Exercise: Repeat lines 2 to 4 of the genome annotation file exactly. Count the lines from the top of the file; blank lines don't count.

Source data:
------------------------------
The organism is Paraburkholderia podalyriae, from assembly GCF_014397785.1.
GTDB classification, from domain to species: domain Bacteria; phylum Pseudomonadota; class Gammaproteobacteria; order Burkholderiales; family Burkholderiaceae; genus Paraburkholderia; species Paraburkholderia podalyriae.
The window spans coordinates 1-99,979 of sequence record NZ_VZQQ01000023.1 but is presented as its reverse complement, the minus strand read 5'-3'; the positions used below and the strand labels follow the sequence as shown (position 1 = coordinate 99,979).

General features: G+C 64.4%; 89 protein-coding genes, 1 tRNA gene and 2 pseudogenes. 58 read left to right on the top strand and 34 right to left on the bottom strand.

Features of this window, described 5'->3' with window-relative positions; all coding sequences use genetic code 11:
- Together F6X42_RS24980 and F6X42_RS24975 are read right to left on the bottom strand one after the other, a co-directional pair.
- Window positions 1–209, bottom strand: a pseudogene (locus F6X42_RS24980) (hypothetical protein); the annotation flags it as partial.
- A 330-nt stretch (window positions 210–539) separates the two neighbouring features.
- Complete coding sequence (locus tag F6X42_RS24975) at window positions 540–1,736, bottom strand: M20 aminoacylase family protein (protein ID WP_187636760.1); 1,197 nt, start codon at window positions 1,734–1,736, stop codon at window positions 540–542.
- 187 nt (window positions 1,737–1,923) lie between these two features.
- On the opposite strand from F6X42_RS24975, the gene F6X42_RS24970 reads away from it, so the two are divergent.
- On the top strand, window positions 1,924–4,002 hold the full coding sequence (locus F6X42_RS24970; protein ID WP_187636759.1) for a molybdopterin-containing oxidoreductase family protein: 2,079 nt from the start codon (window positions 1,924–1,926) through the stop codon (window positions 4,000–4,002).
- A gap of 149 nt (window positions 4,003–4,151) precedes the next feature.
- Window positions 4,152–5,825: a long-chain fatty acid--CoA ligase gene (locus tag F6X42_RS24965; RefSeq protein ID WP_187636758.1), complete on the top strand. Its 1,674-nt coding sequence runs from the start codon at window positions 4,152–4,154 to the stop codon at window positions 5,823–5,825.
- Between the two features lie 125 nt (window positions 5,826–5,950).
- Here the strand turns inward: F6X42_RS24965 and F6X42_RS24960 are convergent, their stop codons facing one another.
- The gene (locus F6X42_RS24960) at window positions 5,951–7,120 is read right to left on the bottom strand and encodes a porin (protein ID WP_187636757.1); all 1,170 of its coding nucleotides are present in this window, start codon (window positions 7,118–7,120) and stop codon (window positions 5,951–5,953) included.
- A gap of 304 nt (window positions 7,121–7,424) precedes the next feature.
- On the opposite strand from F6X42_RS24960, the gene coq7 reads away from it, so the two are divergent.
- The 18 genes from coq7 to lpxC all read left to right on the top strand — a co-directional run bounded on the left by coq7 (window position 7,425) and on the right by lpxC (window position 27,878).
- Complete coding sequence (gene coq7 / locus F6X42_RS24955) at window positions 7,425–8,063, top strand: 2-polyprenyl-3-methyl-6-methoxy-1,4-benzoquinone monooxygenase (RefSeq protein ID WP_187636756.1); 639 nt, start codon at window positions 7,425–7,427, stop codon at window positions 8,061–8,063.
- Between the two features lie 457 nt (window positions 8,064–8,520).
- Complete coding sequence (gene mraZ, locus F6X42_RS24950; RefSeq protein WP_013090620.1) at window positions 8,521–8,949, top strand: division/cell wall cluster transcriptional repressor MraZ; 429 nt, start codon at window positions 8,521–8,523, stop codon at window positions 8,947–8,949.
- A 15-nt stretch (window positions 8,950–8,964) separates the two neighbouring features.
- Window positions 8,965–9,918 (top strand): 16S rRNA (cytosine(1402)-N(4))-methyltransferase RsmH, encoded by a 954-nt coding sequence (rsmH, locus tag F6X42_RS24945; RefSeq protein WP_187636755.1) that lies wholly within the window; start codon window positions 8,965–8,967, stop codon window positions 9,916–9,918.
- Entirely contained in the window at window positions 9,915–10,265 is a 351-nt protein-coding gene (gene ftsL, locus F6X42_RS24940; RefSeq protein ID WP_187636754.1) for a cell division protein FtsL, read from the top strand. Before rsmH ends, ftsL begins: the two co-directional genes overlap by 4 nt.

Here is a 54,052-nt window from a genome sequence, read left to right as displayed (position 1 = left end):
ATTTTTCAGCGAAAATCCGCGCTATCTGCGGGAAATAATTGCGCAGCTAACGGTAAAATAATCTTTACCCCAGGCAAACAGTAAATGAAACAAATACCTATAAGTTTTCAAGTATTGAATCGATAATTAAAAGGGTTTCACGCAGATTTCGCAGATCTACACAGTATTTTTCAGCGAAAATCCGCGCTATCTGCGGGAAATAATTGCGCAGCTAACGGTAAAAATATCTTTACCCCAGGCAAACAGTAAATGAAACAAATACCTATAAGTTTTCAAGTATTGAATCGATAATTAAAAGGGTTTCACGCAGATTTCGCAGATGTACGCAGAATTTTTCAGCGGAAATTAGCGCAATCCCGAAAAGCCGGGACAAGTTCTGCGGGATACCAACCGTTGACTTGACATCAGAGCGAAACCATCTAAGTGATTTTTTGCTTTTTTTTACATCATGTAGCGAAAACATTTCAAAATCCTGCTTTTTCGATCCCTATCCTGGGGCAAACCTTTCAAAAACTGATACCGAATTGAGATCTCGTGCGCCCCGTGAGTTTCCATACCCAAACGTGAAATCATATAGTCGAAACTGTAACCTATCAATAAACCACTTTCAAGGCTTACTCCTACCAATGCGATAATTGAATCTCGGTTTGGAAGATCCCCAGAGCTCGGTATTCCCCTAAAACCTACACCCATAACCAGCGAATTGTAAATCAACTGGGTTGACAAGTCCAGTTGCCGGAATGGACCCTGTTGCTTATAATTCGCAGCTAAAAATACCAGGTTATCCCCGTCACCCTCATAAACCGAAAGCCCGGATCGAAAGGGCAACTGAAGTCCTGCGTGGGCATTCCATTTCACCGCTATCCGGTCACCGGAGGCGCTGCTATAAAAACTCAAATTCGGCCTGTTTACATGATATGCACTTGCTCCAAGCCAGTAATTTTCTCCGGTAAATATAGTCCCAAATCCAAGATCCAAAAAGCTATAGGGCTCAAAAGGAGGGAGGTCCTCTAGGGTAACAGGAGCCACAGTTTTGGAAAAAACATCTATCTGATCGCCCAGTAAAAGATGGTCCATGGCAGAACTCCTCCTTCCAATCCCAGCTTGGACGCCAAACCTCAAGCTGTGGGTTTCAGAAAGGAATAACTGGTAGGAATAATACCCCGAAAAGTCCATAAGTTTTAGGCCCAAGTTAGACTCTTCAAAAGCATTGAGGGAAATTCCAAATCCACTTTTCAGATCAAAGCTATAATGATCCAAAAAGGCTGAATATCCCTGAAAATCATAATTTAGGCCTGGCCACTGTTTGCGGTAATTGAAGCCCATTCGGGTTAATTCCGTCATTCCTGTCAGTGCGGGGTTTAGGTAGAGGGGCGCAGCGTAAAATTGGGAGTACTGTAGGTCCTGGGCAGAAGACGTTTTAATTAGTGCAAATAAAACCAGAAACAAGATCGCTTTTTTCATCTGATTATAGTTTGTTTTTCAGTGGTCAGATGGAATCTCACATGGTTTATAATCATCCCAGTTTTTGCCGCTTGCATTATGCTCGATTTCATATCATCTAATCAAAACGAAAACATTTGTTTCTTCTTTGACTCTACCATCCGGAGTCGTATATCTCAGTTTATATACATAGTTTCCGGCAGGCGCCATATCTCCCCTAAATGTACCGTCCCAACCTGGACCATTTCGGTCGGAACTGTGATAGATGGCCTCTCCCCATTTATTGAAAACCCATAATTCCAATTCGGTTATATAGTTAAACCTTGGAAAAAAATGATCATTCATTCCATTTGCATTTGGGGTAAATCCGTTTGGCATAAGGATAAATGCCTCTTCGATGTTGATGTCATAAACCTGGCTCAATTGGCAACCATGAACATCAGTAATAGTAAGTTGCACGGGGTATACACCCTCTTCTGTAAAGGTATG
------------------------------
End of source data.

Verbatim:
GTDB classification, from domain to species: domain Bacteria; phylum Pseudomonadota; class Gammaproteobacteria; order Burkholderiales; family Burkholderiaceae; genus Paraburkholderia; species Paraburkholderia podalyriae.
The window spans coordinates 1-99,979 of sequence record NZ_VZQQ01000023.1 but is presented as its reverse complement, the minus strand read 5'-3'; the positions used below and the strand labels follow the sequence as shown (position 1 = coordinate 99,979).

General features: G+C 64.4%; 89 protein-coding genes, 1 tRNA gene and 2 pseudogenes. 58 read left to right on the top strand and 34 right to left on the bottom strand.